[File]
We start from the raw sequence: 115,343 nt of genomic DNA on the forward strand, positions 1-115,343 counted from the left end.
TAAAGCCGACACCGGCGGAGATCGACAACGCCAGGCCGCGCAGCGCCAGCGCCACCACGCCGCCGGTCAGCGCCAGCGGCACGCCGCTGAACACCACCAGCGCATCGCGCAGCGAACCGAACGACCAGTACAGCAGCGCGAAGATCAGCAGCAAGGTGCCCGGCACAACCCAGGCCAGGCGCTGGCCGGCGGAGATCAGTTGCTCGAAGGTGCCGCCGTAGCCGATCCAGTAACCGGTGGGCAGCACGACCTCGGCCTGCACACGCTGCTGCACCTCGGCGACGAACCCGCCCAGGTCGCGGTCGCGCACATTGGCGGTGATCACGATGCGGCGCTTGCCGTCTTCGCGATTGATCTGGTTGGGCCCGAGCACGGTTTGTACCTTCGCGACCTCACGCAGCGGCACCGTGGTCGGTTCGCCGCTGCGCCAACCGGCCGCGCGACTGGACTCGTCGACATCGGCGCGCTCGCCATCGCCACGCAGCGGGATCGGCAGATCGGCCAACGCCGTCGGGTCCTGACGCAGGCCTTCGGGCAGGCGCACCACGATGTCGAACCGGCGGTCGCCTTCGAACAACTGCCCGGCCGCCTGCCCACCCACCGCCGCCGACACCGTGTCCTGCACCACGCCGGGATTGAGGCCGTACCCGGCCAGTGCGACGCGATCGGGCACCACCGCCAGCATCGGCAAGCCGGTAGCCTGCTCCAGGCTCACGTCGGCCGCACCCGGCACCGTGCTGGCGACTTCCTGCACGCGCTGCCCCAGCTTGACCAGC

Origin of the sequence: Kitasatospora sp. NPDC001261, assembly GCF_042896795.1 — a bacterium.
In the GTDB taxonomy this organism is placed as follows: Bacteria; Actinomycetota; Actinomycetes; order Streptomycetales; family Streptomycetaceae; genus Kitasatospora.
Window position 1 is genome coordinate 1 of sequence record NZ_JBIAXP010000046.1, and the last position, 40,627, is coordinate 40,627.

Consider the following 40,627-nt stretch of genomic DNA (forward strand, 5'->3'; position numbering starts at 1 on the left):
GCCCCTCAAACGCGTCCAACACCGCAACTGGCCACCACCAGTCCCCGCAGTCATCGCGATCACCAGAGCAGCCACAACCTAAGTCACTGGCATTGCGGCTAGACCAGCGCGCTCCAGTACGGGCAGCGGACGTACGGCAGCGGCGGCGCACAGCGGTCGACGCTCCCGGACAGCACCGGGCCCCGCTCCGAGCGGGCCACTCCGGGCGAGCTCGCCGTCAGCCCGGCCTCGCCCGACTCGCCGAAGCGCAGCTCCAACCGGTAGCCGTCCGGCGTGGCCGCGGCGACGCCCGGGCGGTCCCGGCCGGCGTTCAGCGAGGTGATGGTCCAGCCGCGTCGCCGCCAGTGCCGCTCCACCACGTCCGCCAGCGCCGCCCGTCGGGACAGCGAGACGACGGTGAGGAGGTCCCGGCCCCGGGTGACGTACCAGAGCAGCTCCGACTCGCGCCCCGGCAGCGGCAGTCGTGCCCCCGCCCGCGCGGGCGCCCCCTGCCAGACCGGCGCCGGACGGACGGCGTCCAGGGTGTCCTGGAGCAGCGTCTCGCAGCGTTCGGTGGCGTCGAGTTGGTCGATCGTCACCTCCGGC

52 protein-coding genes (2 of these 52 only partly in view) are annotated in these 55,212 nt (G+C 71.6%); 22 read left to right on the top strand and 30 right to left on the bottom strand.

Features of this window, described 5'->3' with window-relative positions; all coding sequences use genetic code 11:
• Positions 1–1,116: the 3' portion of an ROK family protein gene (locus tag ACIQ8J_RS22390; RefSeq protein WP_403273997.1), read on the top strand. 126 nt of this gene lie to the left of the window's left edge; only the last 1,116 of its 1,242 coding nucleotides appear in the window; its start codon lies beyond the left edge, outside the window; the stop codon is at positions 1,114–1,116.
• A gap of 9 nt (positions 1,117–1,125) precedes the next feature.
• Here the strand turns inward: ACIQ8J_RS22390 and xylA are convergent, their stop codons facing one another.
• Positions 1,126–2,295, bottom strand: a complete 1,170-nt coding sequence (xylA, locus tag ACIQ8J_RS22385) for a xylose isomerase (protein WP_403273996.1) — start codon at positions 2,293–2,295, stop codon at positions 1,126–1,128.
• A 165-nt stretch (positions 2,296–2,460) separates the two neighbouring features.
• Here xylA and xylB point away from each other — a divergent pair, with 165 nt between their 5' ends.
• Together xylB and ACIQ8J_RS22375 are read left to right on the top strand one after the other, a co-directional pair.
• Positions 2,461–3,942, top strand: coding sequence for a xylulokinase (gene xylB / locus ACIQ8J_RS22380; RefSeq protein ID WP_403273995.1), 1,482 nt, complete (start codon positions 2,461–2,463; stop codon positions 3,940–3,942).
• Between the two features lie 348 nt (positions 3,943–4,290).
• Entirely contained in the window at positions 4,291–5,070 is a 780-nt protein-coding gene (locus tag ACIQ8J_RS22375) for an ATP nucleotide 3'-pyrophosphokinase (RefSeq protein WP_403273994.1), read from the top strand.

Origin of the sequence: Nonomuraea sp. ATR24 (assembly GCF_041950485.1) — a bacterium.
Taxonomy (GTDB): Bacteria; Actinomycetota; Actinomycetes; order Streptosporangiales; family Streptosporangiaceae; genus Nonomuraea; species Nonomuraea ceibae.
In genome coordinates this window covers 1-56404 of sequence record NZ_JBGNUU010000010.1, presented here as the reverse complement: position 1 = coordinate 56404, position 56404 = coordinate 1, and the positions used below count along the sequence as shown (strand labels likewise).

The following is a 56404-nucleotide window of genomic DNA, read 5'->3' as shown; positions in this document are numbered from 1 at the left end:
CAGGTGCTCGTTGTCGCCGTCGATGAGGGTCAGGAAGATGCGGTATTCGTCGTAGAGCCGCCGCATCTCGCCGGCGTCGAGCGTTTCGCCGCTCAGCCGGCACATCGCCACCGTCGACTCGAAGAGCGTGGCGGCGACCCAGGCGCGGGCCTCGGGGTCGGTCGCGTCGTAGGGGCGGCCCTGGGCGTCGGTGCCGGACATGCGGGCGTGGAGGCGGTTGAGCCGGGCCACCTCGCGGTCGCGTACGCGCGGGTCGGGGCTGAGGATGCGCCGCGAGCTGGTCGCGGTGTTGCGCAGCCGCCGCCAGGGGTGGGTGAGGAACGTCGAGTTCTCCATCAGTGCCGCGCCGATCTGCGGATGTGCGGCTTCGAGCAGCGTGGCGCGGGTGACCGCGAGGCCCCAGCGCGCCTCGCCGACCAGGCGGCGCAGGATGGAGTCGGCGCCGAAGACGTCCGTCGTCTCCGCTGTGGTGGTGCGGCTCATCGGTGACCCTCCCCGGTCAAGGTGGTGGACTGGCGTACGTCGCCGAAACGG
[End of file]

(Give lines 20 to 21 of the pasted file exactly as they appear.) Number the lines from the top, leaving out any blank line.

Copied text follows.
Origin of the sequence: Nonomuraea sp. ATR24 (assembly GCF_041950485.1) — a bacterium.
Taxonomy (GTDB): Bacteria; Actinomycetota; Actinomycetes; order Streptosporangiales; family Streptosporangiaceae; genus Nonomuraea; species Nonomuraea ceibae.